Sterling Strand

How to Run Debriefs & Make Great Hiring Decisions

Making hiring decisions is really hard and really important. The blast radius of a bad hire is huge — lost time, lost money, cultural impact, the painful process of letting someone go and worst of all,  the collateral damage of departures of valued team members. However, what we don’t talk about as much is the cost of not hiring for a business critical role, which I think all founders would agree is just as high, if not even higher, than the cost of a bad hire. That’s because bad hires produce bad outcomes, but no hires produce nothing, and startups that produce nothing go nowhere.

So, how can we set up a process that reduces the likelihood of bad hires, but ensures that balanced decisions can be made swiftly with the business tradeoffs in mind? Here’s how:



1. Always Debrief, in Bulk if possible

After your interviews and scorecards are complete, gather everyone who interviewed the candidate into a meeting –ideally within 48 hours of the interviews, unless you are bulk debriefing (see below). A debrief should last 15-20 minutes (15min for roles you have hired many times before, 30 for n=1 roles).

If you are debriefing for a new, n=1 role, try to have them interview around the same time and debrief “in bulk” — 3-4 candidates in an hour. This will ensure your interview team can calibrate their feedback and compare candidates. You’ll get to a decision faster and be less likely to miss out on early, great candidates.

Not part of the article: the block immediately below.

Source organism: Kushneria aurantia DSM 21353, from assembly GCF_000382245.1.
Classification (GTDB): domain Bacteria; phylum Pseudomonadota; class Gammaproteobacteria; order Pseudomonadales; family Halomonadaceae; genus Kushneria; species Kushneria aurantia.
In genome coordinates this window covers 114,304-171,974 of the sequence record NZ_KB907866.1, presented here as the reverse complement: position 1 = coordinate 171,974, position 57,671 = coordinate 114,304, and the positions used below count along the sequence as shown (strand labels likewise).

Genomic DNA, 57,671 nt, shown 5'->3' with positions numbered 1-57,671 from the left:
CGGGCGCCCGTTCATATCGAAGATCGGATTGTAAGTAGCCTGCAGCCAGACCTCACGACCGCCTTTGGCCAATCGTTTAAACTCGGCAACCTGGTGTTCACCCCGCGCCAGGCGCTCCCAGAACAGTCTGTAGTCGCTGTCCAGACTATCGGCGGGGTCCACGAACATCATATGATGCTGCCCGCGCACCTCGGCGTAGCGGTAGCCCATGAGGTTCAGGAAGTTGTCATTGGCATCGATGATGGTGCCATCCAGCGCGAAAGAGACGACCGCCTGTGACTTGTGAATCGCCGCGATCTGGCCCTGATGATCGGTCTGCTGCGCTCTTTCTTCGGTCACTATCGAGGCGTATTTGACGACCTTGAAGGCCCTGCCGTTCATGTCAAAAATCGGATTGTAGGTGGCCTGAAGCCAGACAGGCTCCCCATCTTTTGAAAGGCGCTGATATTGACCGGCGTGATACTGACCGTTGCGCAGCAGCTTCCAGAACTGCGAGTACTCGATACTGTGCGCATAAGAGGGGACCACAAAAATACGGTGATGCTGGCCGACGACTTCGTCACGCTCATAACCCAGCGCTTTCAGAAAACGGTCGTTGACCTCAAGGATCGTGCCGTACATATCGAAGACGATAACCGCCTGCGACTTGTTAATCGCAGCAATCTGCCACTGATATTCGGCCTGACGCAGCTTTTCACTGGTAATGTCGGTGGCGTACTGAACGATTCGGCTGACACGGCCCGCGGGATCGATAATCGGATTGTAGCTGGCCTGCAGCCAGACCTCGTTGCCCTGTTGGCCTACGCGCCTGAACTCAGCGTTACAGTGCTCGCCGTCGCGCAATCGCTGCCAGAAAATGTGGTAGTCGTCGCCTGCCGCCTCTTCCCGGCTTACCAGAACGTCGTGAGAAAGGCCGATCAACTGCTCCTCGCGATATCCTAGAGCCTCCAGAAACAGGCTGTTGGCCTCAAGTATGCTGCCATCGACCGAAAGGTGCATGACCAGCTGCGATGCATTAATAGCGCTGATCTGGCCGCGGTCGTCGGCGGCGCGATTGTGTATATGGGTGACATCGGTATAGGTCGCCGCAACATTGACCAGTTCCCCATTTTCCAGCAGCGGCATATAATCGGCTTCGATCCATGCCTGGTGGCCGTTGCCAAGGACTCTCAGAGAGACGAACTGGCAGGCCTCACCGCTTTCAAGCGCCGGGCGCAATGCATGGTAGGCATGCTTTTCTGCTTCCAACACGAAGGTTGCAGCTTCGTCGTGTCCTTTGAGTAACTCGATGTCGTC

2. Be Clear on Goals

The goals of the debrief, in our view, should be the following:

  • Ensure the interview team has the full context on the role & search to contextualize their feedback
  • Provide the hiring manager with the full picture of how the candidates performed on the various competencies tested
  • Allow the interviewing team to substantiate their feedback and hear others’ feedback on the candidate that may differ or reinforce their read.

 The goal of the debrief is to debrief, not to make a final decision.



3. Who, what, when?

In our opinion, here are the roles and responsibilities:

The recruiter is the facilitator. The recruiter states the goals and calls on people to share their feedback and speak to their scorecards. They summarize areas of agreement and call out areas of dissent to ensure time is being spent getting to the bottom of important things, while not overspending time on the concerns alone. It’s the recruiter’s job to push interviewers to substantiate their views (e.g. probe on “something I didn’t like, couldn’t put my finger on it) and call out potential bias. When things get heated (they will sometimes), the recruiter will “blow the whistle” and acknowledge the different points of views and move on. At the end of the meeting, the Recruiter will summarize next steps. Optional idea – it can be helpful to show a table of the competencies on a whiteboard or shared screen so the recruiter can take notes in real time on how the person performed on each of the competencies.


The interviewers are contributors. Each will take a turn explaining their feedback on the competencies they tested, what they asked, and what the person said or did to give them their read. Interviewer trainees go first, the hiring manager goes last to avoid biasing the group.